The A plot establishes the central makeup of the show and introduces a few recurring tropes and themes we’ll see through the show’s existence. The lack of complexity given to the remaining cast means Jeff shoulders a lot of the burden for driving the episode. The recurring trope of the group implosion is given first life, but through the manipulations of Jeff rather than Chevy Chase’s Pierce, who primarily drives intra-group conflicts in later episodes. We also get the first Winger Speech trope, where Jeff refocuses the group on themselves through the power of his personality and charisma. The pilot’s speech is the Shark Week speech, attempting to equate man overcoming differences through empathy with the way people empathize with animals through televised drama like an entire week of shows devoted to sharks on Discovery channel.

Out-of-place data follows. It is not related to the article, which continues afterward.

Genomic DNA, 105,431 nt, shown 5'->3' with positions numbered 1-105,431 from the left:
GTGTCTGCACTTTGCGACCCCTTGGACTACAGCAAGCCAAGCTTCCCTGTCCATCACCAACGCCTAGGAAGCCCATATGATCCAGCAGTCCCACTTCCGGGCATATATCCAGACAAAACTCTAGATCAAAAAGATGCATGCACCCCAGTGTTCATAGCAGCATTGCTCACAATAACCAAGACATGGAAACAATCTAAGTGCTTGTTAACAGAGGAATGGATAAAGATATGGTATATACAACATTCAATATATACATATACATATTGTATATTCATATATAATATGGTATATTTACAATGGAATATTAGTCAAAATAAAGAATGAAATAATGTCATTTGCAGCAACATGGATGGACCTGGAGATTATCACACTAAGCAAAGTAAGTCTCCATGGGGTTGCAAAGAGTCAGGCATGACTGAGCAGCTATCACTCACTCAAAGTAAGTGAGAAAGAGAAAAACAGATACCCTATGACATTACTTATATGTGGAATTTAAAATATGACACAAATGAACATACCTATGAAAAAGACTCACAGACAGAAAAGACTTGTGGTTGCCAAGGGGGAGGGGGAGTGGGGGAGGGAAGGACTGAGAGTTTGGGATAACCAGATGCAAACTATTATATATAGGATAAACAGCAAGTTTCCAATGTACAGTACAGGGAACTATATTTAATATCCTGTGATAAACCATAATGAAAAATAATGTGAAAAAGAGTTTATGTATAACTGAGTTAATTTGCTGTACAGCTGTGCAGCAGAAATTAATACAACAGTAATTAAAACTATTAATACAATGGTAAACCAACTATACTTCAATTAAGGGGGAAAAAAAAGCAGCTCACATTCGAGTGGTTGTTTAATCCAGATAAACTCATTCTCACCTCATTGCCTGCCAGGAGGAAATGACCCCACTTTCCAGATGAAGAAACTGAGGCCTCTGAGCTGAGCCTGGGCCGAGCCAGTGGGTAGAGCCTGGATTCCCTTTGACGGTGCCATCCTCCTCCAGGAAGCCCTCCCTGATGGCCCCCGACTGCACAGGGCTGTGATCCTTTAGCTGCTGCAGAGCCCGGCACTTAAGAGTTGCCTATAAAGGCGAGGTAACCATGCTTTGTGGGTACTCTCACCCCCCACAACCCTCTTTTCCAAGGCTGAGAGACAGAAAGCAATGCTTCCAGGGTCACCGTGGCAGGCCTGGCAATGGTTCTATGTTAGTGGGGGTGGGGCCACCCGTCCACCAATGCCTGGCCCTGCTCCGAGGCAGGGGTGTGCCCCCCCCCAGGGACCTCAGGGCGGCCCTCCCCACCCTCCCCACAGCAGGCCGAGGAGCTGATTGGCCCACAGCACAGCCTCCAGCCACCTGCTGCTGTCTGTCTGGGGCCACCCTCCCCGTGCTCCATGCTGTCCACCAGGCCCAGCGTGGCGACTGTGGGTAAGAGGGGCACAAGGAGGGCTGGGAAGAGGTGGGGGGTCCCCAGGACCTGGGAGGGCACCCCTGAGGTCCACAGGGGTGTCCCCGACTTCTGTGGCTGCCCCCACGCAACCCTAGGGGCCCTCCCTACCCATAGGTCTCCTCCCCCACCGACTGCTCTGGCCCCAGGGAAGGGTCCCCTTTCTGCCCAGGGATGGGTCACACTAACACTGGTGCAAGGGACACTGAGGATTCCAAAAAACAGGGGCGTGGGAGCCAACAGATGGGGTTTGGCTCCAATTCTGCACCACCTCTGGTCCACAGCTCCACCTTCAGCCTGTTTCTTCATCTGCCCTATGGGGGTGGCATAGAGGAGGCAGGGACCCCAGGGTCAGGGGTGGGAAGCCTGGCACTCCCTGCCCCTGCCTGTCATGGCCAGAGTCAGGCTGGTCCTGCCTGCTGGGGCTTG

In both plots Jeff gets the tables turned on him by his targets. As Professor Duncan explains the ruse he perpetrates on Jeff, and he explicitly explains the the show’s arc of Jeff. Jeff has an opportunity to remake himself into an honest person. Jeff growing as an honest person will bring him closer to Britta, thus setting them up as an impending will they/won’t they.


Now for a few stray observations:
1) Throughout the life of the show, the group sits is clearly defined chairs around their table. Jeff claims an entire side of the table for himself, setting himself apart from the group. Troy and Pierce are on one side, as the most insensitive of the group, and definitely most exemplary of toxic masculinity. Annie and Shirley both represent a sort of female caregiver for being the ones that most unconditionally care for others. I don’t really know what commonality Britta and Abed share.